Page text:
While I personally have never felt called to be a hermit (although for some reason a couple of priests have suggested that I seriously consider it), I do appreciate the eremitic vocation. I find the concept of constant prayer and total dedication to God very attractive from my own subjective point of view. And objectively, I think it is important that we have people like this in our world today.

I think the charism of St. Anthony's life is very well encapsulated in his prayer from the Breviary:

Father, you called Saint Anthony to renounce the world and serve you in the solitude of the desert. By his prayers and example, may we learn to deny ourselves and to love you above all things. We ask this through our lord Jesus Christ, your Son, who lives and reigns with you and the Holy Spirit, one God, for ever and ever.

Wednesday, January 16, 2008

My vocation story, part III

Shortly after I began having unsettling thoughts about my potential lack of a vocation, by sheer providence I happened to meet a young priest from a neighboring parish. He took it upon himself to offer me some guidance, and he was willing to go out of his way to help me.

Besides talking with me about vocation (and listening to what I had to say!), this priest also gave me some really helpful reading material. Among other things, he also xeroxed for me the entire section of the 1983 Code of Canon Law which pertains to the consecrated life. In reading this I came across can. 604, which was when I realized that consecrated virginity in the world was still a form of consecrated life recognized by the Church. (I wonder at times if I am the first woman in Church history who found her vocation by reading Canon Law!)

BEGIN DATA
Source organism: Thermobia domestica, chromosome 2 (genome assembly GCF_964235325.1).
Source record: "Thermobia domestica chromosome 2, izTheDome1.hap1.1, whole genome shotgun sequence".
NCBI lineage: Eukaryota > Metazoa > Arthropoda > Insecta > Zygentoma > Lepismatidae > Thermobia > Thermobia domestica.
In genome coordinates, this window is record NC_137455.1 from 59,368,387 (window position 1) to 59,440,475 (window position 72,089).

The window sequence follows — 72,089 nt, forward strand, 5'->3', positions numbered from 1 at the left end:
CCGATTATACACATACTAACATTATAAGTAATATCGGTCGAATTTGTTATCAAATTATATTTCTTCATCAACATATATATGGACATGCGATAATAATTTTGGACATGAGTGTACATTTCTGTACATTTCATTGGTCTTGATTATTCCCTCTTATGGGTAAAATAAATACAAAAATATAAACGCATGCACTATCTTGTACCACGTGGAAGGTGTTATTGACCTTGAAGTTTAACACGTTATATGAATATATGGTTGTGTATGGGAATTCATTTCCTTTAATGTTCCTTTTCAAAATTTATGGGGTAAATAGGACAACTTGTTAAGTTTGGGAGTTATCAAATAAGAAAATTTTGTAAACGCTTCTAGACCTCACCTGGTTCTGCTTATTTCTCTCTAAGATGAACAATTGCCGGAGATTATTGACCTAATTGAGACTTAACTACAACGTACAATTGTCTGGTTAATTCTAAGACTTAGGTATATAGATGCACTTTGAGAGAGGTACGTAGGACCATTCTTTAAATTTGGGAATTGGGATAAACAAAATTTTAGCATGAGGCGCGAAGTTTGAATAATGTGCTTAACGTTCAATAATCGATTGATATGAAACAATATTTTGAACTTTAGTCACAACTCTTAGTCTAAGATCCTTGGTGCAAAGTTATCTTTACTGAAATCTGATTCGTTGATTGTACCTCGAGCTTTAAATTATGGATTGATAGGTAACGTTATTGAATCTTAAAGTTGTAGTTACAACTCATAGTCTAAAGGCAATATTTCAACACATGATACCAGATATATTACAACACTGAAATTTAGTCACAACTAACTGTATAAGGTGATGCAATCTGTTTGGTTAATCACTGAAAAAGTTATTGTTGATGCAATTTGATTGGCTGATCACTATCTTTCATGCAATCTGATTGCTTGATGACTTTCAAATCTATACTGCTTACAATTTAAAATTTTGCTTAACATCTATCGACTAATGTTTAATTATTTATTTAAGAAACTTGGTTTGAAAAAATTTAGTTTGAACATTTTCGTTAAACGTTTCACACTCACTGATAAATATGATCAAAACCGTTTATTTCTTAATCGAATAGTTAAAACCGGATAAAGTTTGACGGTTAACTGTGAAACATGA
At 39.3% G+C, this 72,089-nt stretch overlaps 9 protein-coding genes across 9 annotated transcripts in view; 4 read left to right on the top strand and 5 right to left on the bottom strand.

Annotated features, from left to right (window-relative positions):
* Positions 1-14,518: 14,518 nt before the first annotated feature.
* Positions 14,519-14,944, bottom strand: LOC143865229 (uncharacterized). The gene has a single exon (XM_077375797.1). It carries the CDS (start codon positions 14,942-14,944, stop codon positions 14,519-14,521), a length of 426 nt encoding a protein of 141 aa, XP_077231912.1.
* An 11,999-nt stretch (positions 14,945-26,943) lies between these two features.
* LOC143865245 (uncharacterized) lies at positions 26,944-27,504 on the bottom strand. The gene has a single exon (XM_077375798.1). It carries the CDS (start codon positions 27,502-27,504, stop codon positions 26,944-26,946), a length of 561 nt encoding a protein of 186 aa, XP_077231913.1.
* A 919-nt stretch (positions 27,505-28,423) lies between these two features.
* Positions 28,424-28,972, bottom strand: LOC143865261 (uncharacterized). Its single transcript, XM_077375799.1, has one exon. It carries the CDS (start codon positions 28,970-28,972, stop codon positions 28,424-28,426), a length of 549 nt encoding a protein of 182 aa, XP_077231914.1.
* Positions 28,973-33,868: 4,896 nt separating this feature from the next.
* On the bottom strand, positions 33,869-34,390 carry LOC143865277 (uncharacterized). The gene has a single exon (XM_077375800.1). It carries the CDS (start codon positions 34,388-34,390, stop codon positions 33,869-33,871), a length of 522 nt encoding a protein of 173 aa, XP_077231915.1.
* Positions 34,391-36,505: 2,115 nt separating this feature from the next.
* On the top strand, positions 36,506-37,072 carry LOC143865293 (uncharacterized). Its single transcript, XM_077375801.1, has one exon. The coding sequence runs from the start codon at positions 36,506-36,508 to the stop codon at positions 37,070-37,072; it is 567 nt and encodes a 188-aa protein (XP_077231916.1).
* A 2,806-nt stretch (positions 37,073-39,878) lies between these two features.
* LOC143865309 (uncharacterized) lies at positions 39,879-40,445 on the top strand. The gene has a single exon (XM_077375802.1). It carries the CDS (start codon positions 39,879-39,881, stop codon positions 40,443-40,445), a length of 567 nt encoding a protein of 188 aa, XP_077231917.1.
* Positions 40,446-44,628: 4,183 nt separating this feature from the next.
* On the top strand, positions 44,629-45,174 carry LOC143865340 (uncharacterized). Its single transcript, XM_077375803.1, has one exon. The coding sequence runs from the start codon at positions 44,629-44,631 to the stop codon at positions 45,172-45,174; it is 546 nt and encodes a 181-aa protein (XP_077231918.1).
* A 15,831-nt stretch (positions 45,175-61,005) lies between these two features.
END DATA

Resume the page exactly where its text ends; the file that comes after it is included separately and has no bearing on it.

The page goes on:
Something about this grabbed my attention, so the same priest later gave me a copy of the Rite of Consecration to a life of virginity. (You can read it here.) Upon reading the rite, I felt as though I had found what it was that God wanted me to do with my life. I wish I could explain this in more detail--and I can identify reasons for my attraction to consecrated virginity, but it would take another post to try to discuss them--but I suppose I really can't. I think that being "called" is ultimately a mysterious thing.

A few months later, the priest called the appropriate people in our archdiocese on my behalf. He was told that I was too young to be considered for the Rite of Consecration. I was nineteen years old at the time.

In addition to this another priest, the one who was hearing my confessions at the time, thought my discerning any vocation was a bad idea in general (he wanted me to wait until I finished college), and that my discerning consecrated virginity in the world was particularly unwise.

So, I decided that I must not have been discerning properly after all. I spent about two more years visiting different religious orders in the hope that I would find where God wanted me. I encountered some very excellent communities and met many admirable religious during this time, but I could never completely forget the idea of consecrated virginity in the world.

When I was twenty-one I transferred to my present university, and met a handful of priests who were supportive of my interest in consecrated virginity. I think this made all the difference, because I somehow found the nerve to be honest with myself about what it was to which I was actually being called.

I had kept in touch with the young priest who had first encouraged me, so I mentioned to him that I was still serious about becoming a consecrated virgin. I asked him to do what he could to help me in this--and he did. He arranged for me to speak with the priest in charge of the consecrated virgins in our archdiocese, and the three of us met shortly after my twenty-second birthday. After meeting me, the priest in charge told me he would be willing to consider me as a candidate for consecrated virginity, despite the fact that I was extraordinarily young. Deo gratias!

So this is where I am now. I am still at the point where I could be told tomorrow that I don't have a vocation or that I'm too young (though I'm not anticipating this). And as a hopeful aspiring theologian I still have a lot to do academically to get my future in order. I'm happy and excited about my life, and I trust God. But I still feel that I need all the prayers I can get!